Found in Sanga, Sanga 2001.

Bhava

February 27th, 2001 | No Comments

Q. I was highly surprised by your answer about accepting “feelings” in terms of understanding how far the sun and moon is from the earth. Well, in that case, couldn’t someone “feel” that the moon is closer to the earth than the sun as well?

A. In the sense that I have explained, one cannot say that the he feels the moon is closer. What I mean is that the sun’s influence if far greater on our lives that of the moon. Thus, even if it were further away physically, it is closer in feeling and influence, just as one may be physically closer to someone, yet feel and actually be closer to another who is a greater distance away.

Granted, the Bhagavatam appears to be talking about physical distance in the chapter discussing the sun’s and moon’s distance from the earth. However, in all of this it is really talking about the feeling, the bhava of Sukadeva, its narrator. We want his feeling and corresponding vision. We don’t care for anything else.

Is this rational? Is it rational to think, feel, and live one’s life as though sense objects are pleasurable? This is the question the Bhagavatam asks us to ponder.

If we answer no, our whole world turns upside down.

Q. In your description of the rasa dance in Aesthetic Vedanta, you say, “The gods and goddesses turned earthward, where love finds its fullest expression.” Isn’t the fullest expression of love found in the spiritual world, not the earthly material world?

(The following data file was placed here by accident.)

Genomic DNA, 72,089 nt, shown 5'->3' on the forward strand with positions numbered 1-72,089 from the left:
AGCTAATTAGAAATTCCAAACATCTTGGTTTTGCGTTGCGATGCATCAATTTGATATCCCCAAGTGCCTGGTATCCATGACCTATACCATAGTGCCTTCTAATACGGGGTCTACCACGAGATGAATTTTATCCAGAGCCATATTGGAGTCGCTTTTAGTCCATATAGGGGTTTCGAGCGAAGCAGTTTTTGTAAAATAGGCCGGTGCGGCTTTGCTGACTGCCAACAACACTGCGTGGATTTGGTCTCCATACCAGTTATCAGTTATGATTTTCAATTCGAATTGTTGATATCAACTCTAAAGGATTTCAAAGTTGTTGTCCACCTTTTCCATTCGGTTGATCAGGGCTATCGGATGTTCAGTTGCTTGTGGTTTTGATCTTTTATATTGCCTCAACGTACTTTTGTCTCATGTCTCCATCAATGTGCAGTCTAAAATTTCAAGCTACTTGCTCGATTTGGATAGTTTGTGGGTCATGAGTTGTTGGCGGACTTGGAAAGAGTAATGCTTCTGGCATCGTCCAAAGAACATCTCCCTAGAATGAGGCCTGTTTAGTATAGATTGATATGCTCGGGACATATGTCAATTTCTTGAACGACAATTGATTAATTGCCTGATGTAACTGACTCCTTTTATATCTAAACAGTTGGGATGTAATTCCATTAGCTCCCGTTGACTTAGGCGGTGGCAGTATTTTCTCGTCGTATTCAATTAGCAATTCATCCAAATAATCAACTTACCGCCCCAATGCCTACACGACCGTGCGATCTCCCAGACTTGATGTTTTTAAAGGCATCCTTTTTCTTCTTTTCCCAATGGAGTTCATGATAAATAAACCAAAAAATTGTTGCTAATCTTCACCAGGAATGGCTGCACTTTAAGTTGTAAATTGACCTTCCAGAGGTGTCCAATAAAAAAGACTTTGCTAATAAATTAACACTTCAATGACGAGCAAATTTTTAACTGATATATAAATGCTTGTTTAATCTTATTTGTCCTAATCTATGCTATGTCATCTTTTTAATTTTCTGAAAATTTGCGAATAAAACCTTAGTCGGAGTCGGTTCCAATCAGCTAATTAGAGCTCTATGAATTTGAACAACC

A. According to the Goswamis, the manifestation of Krishna-lila on earth is a more complete expression of divine love than that which is experienced in the unmanifst lila. Krishna-lila when played out on earth is caled nara-lila (human-like lila). This lila is facilited best in human society. Just as movies filmed “on location” get special billing, so Krishna-lila manifest on earth (the prakata-lila) is extra special.

Q. If emotions have their origin in the Absolute, would that mean that certain souls who are more emotional have more opportunity to experience Real spiritual emotion? Or can a person gradually change her emotional reality to be spiritualized?

A. When we say that emotions have a spiritual origin we mean that material emotions arising from the mind are but a reflection of the spiritual emotional reality of God. The soul in search of its emotional potential and life cannot realize such when it misidentifies with matter. With sober introspection one can calm the sea of material emotion. With proper discrimination between matter and consciousness (identifying oneself with the latter) and devotional culture one can begin to understand the soul and its emotional potential beyond finite material existence.

Those more emotional in this world are not more fit to experience spiritual emotion. The school of knowledge (jnana) is on one end of the spectrum, denying emotion in this plane as illusion, yet also denying the soul’s potential for spiritual emotion. Those in ignorance in this world are on the other end of the spectrum. They deny knowledge of the self, placing all emphasis on material emotions. Such thinkers consider the emotionally balanced to be the enlightened. In the school of devotion we trace out the spiritual origin of material emotions. Thus through devotional culture we cultivate knowledge of the self and its spiritual emotional life in God’s play (lila), converting material emotions into spiritual ones.

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